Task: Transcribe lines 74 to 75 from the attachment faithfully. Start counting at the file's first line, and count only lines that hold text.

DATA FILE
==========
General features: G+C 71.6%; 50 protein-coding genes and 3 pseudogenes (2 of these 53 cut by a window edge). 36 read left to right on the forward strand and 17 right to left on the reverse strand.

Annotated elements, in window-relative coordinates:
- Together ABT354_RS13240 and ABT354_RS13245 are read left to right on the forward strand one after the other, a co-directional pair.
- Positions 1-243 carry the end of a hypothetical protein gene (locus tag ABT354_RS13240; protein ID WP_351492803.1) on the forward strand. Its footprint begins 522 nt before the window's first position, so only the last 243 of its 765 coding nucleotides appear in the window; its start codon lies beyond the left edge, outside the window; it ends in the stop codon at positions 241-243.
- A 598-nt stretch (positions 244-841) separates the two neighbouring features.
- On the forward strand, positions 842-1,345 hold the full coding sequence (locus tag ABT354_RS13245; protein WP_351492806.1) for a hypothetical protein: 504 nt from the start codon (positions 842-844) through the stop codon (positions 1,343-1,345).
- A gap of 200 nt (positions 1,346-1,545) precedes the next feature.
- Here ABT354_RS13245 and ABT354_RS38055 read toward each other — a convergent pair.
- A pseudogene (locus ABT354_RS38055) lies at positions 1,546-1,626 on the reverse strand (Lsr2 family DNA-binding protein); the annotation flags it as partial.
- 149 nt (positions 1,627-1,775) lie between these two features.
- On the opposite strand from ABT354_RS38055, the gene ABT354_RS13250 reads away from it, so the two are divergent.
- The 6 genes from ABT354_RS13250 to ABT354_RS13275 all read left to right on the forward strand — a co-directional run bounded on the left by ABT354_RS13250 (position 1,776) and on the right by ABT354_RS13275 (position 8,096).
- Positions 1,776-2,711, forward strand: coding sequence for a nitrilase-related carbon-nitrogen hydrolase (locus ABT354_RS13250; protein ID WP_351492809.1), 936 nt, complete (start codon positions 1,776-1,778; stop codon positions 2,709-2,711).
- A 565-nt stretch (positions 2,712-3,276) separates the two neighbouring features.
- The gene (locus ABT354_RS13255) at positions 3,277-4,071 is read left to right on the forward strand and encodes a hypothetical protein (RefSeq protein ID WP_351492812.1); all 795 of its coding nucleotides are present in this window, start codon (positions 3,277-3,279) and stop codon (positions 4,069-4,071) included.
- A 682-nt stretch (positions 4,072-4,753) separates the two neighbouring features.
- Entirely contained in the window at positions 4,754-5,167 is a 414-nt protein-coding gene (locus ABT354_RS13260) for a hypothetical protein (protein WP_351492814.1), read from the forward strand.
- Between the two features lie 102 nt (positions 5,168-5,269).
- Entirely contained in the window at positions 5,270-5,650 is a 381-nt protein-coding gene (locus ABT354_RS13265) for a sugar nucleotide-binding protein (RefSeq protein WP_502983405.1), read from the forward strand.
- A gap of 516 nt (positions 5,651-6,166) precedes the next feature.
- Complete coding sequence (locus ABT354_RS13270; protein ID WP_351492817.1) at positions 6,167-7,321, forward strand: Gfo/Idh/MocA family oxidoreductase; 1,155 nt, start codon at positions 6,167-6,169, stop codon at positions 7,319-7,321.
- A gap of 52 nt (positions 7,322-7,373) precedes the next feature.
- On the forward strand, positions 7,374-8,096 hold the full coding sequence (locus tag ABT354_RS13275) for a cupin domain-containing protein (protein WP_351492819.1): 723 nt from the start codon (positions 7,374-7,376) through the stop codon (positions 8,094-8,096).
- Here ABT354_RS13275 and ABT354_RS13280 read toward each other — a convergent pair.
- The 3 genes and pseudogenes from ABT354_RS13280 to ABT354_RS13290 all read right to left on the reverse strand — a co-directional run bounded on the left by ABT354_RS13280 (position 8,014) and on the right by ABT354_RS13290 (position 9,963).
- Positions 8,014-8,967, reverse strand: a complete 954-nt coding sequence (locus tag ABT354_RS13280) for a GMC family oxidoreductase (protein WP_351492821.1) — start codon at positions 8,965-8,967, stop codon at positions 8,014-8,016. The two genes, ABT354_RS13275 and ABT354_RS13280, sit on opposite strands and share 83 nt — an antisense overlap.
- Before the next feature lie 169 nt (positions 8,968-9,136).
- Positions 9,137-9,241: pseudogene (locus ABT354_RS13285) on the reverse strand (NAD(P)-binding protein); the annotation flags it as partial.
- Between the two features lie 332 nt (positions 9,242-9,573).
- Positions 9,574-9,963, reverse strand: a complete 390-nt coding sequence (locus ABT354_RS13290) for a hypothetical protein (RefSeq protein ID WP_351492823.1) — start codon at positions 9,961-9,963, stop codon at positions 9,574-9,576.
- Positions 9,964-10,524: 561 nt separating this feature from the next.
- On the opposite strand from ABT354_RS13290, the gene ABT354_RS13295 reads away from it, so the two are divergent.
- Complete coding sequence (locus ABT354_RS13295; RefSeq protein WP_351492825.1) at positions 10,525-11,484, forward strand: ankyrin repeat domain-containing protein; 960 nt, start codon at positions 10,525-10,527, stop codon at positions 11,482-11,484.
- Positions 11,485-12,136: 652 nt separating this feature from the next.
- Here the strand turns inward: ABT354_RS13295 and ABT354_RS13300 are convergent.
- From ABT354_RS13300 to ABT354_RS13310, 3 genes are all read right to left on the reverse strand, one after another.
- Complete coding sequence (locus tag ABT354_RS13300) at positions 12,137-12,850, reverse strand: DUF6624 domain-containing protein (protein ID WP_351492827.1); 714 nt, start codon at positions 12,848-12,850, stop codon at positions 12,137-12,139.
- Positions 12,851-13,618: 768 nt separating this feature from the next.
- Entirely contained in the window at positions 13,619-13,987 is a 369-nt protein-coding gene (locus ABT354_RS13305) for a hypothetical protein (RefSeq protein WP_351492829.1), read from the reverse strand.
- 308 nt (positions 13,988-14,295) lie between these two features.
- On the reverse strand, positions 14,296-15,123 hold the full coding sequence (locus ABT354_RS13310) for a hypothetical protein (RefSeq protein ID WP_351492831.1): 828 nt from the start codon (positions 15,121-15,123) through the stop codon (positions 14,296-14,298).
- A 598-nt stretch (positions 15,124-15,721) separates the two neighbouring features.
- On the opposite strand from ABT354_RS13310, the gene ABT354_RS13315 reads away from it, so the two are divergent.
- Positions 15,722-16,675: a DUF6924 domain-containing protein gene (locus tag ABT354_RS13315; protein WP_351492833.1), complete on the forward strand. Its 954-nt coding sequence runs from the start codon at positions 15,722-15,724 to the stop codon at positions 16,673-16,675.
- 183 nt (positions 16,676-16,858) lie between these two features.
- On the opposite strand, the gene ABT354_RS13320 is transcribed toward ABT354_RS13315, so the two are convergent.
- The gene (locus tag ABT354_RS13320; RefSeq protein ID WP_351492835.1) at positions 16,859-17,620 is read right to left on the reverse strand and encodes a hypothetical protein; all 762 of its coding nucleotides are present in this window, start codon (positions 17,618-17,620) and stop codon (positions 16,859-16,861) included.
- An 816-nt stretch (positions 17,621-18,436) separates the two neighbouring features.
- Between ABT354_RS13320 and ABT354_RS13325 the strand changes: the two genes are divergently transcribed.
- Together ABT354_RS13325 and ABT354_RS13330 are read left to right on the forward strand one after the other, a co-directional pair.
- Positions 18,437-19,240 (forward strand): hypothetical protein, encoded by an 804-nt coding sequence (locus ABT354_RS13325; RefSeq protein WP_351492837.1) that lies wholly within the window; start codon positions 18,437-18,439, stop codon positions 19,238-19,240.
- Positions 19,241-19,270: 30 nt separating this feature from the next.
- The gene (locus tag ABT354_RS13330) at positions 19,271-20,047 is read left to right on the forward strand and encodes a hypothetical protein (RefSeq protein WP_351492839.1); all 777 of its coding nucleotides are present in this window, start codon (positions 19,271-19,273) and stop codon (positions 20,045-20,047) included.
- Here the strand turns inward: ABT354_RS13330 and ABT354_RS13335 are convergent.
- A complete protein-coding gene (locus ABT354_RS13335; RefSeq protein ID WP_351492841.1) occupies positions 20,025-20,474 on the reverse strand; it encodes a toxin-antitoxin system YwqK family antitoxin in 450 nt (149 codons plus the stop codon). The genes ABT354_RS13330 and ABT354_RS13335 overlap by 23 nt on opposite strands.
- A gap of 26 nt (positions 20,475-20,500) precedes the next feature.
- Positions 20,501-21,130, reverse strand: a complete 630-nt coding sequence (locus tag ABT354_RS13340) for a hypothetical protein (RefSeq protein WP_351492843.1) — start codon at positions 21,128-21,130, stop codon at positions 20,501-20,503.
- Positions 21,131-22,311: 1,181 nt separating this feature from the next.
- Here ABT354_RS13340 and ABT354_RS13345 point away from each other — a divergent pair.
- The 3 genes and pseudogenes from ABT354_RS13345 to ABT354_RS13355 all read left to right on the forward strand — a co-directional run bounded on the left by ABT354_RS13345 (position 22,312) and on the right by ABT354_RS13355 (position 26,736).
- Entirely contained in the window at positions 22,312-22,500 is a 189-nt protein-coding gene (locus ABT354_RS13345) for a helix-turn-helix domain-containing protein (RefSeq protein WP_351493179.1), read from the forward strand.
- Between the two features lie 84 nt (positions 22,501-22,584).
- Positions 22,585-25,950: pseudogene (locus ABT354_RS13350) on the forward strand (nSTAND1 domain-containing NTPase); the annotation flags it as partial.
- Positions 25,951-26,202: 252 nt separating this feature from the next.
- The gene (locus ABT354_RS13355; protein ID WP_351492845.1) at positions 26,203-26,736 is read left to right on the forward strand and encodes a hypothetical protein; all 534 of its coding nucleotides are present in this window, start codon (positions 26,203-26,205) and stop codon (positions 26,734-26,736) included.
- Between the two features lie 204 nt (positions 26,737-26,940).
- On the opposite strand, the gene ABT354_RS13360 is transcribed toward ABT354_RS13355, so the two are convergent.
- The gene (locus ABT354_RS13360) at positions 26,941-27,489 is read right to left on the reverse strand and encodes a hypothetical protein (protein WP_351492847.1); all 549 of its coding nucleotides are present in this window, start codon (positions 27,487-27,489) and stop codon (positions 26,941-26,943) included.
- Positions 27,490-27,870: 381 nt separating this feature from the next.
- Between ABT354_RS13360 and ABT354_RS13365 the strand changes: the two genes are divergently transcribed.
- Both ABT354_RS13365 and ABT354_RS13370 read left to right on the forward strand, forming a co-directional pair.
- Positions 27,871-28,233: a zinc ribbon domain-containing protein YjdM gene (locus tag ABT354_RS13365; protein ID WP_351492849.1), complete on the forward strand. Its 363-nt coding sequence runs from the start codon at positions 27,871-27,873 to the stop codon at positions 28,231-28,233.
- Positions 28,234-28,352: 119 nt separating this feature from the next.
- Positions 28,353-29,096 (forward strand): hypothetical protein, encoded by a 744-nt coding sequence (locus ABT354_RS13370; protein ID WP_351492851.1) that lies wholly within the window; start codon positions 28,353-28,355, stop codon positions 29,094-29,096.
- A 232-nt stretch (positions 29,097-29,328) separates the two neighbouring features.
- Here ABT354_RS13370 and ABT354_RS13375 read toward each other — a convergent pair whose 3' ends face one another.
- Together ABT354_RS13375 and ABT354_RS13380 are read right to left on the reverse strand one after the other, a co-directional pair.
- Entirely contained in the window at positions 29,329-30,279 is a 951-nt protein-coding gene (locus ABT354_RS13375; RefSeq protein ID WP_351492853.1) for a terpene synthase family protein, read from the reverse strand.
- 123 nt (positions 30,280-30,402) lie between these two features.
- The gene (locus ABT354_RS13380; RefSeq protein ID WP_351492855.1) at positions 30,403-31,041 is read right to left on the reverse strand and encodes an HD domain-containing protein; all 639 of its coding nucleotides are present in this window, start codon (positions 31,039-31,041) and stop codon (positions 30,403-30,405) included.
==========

- Positions 28,353-29,096 (forward strand): hypothetical protein, encoded by a 744-nt coding sequence (locus ABT354_RS13370; protein ID WP_351492851.1) that lies wholly within the window; start codon positions 28,353-28,355, stop codon positions 29,094-29,096.
- A 232-nt stretch (positions 29,097-29,328) separates the two neighbouring features.